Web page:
Migrate self-managed Kafka to HDInsight via GitOps
Our mission is to enable organizations to focus what really matters, their business, their IP, their data.
Cloud providers, like Azure, provide ready-made, managed services that let the business concentrate on generating business value. They give you a range of solutions like data stores, key vaults, container services such as Kubernetes and streaming platforms such as Apache Kafka in the form of HDInsight.
But what happens if I’m not in the cloud? How do I transition so that my organization can benefit from the offerings available to build a complete data platform in Azure?
Lenses & GitOps
I have previously talked about how Lenses embraces GitOps and the benefits it provides:
- Deployment of flows in a repeatable fashion
- Promotion between environments
- Standardised and familiar workflows across engineering, ops, …
- Meet governance — everything audited & version controlled
- Drive automation to accelerate delivery
These benefits apply regardless if you are promoting flows from a development environment to production, from one managed service to HDInsight or from Self-Managed to HDInsight. As far Lenses is concerned, it’s an Apache Kafka cluster, a commodity to be consumed and used to facilitate a business goal.
Let’s dig deeper with an example. I have a Self-Managed Kafka cluster and I want to migrate to HDInsight Kafka.
First, we will concentrate on topics. I may have 1000’s of topics. How do I ensure that the configuration (the metadata) are migrated efficiently?
I could do this manually, but this is error-prone, time-consuming and importantly also lacks governance and auditing. A better approach would be to automate this, which is what we can achieve with Lenses and a GitOps approach.
Lenses has a UI, but this is a just another client of the APIs. Every action is also available via the lenses-cli and all actions are audited and bound by role-based security.
This command-line tool has the ability to export and import all resources, either selectively or in bulk, as YAML or JSON files. These files can then be version controlled and promoted through a standard CI/CD pipeline.
Let’s say you have a GitHub repo linked to an Azure DevOps pipeline. You have a branch called Self-Managed which represents the current state for topics on my self-managed legacy cluster. We will create a new branch called HDInsight as the desired state of my new HDInsight Kafka cluster.
I want to sync my topics definitions from my Self-Managed cluster to HDInsight. The flow is simple:
- Check out the Self-Managed branch
- Run the
lenses-cli export topicscommand, configured against the Lenses instance managing my Self-Managed cluster. This would either bootstrap this branch with all topics that currently exist in the Self-Managed cluster or produce a delta, adding new topics or updating with new topic configuration details
- Commit and push the outputted files that are now on the Self-Managed branch
- Create a Pull Request on the HDInsight branch
At this point, I now have the current state in Git for my Self-Managed cluster. I have also started creating my audit trail via the pull request. Organizations can then follow an approval process according to their own policies.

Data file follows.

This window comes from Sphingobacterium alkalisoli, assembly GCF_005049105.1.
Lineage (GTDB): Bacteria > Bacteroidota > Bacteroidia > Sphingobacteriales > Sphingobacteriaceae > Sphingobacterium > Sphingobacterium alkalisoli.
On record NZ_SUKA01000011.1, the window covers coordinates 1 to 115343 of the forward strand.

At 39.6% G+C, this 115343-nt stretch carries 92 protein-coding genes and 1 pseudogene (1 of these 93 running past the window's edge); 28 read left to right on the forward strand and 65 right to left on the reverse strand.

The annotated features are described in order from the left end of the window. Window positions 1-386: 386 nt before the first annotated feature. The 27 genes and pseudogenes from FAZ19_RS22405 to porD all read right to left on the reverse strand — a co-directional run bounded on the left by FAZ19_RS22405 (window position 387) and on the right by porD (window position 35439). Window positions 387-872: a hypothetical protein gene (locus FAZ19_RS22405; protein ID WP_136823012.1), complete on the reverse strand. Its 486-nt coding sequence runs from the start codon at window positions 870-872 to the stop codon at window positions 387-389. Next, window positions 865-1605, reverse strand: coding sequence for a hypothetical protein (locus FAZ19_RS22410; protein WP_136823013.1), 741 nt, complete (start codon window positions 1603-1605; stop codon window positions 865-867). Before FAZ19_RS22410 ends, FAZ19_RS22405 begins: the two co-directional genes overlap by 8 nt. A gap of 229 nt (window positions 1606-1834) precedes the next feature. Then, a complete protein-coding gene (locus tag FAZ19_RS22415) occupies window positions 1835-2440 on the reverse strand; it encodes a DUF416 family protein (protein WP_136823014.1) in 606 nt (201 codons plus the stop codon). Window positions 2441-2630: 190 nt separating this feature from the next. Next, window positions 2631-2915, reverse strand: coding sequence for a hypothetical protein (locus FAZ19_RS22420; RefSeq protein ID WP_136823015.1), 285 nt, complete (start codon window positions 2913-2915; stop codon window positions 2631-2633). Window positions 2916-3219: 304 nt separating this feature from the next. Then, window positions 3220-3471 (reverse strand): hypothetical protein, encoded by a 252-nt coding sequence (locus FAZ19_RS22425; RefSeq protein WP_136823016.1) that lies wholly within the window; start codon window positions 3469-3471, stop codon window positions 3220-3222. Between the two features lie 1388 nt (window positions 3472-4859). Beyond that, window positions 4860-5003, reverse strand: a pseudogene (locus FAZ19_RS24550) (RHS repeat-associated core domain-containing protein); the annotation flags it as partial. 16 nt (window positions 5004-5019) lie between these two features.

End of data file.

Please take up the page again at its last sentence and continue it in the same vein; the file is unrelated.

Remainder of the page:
Once this Pull Request is approved, we can easily apply this desired state. An Azure DevOps pipeline can run to create the topics. The step in this job is:
lenses-cli import topics
We use the lenses-cli, configured to point to our Lenses instances managing our HDInsight cluster, and Lenses does the rest. It will create the topics defined in the HDInsight branch and also create an audit entry.
What about other config?
The same approach can also be used for all resources managed by Lenses, not only topics:
- SQL Processors
- Kafka Connectors
- Data policies
lenses-cli export acls --dir my-dir lenses-cli export alert-settings --dir my-dir lenses-cli export connectors --dir my-dir lenses-cli export processors --dir my-dir lenses-cli export quota --dir my-dir lenses-cli export schemas --dir my-dir lenses-cli export topics --dir my-dir lenses-cli export policies --dir my-dir ├── alert-settings │ └── alert-setting.yaml ├── apps │ ├── connectors │ │ ├── connector-1.yaml │ │ └── connector-2.yaml │ └── sql ├── kafka │ ├── quotas │ │ └──quotas.yaml │ └── topics │ ├── topic-1.yaml │ └── topic-2.yaml ├── policies │ └── data-policies.yaml └── schemas ├── schema-1.yaml └── schema-2.yaml
This allows me to move my entire landscape from one environment to another using Git as a source of truth.
If I want to actually sync data between the two environments, there’s plenty of connectors available for this, which Lenses can manage.
Lenses supports service accounts so you can create and revoke tokens to keep your pipeline secure. Lock-down each service account using group access and namespaces to restrict what the lenses-cli can and cannot do, providing multi-tenancy. Each team could have their own pipelines to migrate and control specific topics and applications.
Using a GitOps approach, Lenses allows easy migration from Self-Managed Kafka clusters to HDInsight, in an automated, secure, governed and audited way, so organizations can focus on what’s important, their data.